Variegated dtella (Gehyra variegata)

Also known as: tree dtella, tree dtella gecko, varied dtella
Synonyms: Dactyloperus annetteae, Dactyloperus kingi, Dactyloperus lazelli, Dactyloperus variegata, Dactyloperus variegatus, Gehyra australis, Hemidactylus variegatus, Peripia variegata, Peropus variegatus
KingdomAnimalia
PhylumChordata
ClassReptilia
OrderSquamata
FamilyGekkonidae
GenusGehyra (1)
SizeSnout-vent length: 2.1 - 5.4 cm (2) (3)
Weightup to 5.84 g (4)
Top facts

The variegated dtella has yet to be classified on the IUCN Red List.

One of Australia’s most abundant and hardy lizards (5), the variegated dtella (Gehyra variegata) is a small gecko with a moderately slender, well-patterned body (3) (6). The upperside of its body is generally pale brown to grey or dark brown (2) (3) (6) (7), and marked with dark, irregular streaks and patches (2) (3) (7), while regular bars may overlay an irregular row of pale dots (2), giving a white-flecked appearance (6). Two or three dark lateral lines run down each side of the neck, while the underparts are pink (6) or white (3).

Like other species in the Gehyra genus, the variegated dtella has flat digits which become greatly expanded at the tips to form large, circular or semi-circular pads (2) (6). All of these digits are clawed except the innermost toe of each foot (2) (6) (7). The variegated dtella has a long, thin yet fleshy tail which tapers at the tip (6) (7), while a distinctive feature of this species is the scale on the tip of the nose which slopes steeply on its upper edge (2). Unlike some other Gehyra species, the variegated dtella does not have a web of skin at the rear of each hind limb (2).

One of the country’s most commonly encountered reptiles (7), the variegated dtella is endemic to Australia (2) (5) (8). A widespread and abundant species (8), this gecko is found throughout the arid and semi-arid zones of central Australia (2) (3) (5), occurring in all the country’s mainland States (1) (2) (8) (9). The variegated dtella is also found in the drier and warmer woodlands of eastern Australia, as well as on many islands off the country’s west coast, including Barrow Island, where this species has a widespread distribution (3).

As a mostly arboreal species, the variegated dtella shows a preference for dry wooded areas and open shrubland (2) (6) (7) (10). This species primarily inhabits trees (3) (8), particularly dead ones (8), and is often found sheltering behind loose bark or within tree hollows (2) (5) (6) (7) (8). Shelter sites are usually located approximately one metre above the ground (6).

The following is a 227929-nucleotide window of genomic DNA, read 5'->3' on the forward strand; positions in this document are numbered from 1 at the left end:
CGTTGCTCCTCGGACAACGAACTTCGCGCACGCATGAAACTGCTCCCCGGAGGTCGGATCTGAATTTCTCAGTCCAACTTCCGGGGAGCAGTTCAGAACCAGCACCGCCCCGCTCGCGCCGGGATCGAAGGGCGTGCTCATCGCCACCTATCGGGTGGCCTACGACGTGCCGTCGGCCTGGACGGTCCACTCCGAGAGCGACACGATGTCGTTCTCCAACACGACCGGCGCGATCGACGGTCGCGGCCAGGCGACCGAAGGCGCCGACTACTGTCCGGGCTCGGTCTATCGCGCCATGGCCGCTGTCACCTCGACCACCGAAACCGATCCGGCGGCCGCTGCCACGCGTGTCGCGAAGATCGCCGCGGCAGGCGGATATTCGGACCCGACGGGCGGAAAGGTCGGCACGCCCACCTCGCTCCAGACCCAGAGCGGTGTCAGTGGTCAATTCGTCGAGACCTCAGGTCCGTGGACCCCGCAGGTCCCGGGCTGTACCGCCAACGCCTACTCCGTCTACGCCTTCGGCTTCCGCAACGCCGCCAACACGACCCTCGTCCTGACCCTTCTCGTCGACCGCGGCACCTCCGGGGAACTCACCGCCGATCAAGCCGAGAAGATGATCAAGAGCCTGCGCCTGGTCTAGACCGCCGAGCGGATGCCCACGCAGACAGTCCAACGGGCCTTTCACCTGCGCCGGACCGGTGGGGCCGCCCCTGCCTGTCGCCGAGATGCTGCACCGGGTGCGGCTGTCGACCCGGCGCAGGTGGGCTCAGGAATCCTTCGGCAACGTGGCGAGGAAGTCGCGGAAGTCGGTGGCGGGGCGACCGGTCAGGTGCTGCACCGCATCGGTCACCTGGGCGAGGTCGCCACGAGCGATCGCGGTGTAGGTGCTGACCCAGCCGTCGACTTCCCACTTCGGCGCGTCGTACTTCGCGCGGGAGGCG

Additionally, the variegated dtella is known to inhabit rocky areas, dwelling within crevices and on rocky outcrops (3) (5) (7) (8) (10), and can also be found hiding under ground debris such as sheets of iron or discarded hubcaps (2) (5). Studies have shown that the variegated dtella is able to persist in relatively small patches of preferred habitat within agricultural areas, and can alter its habitat use to adapt to changes in the environment (7).

An expert climber, the variegated dtella can frequently be seen scuttling over tree trunks, walls and rock faces with great ease (2). While this species is mostly nocturnal (3) (4) (7) (10), the variegated dtella may sometimes be active during the day, sheltering beneath loose tree bark and moving swiftly between sunny and shaded sides to regulate its temperature without exposing itself to direct sunlight (5) (6).

Nocturnal reptiles such as the variegated dtella are exposed to lower and more uniform temperatures than diurnal species, and in northern New South Wales the variegated dtella only has a window of about three hours after dark in which to forage, before the temperature drops too low for it to function. However, if temperatures fall below about 18 degrees Celsius, the minimum operating temperature for this species, the variegated dtella will cease its foraging activities sooner (5). The variegated dtella eats a wide variety of invertebrates, including beetles, spiders and termites (3) (6), and is often seen foraging on the ground around the bases of trees or among rock outcrops close to shelter (4) (8).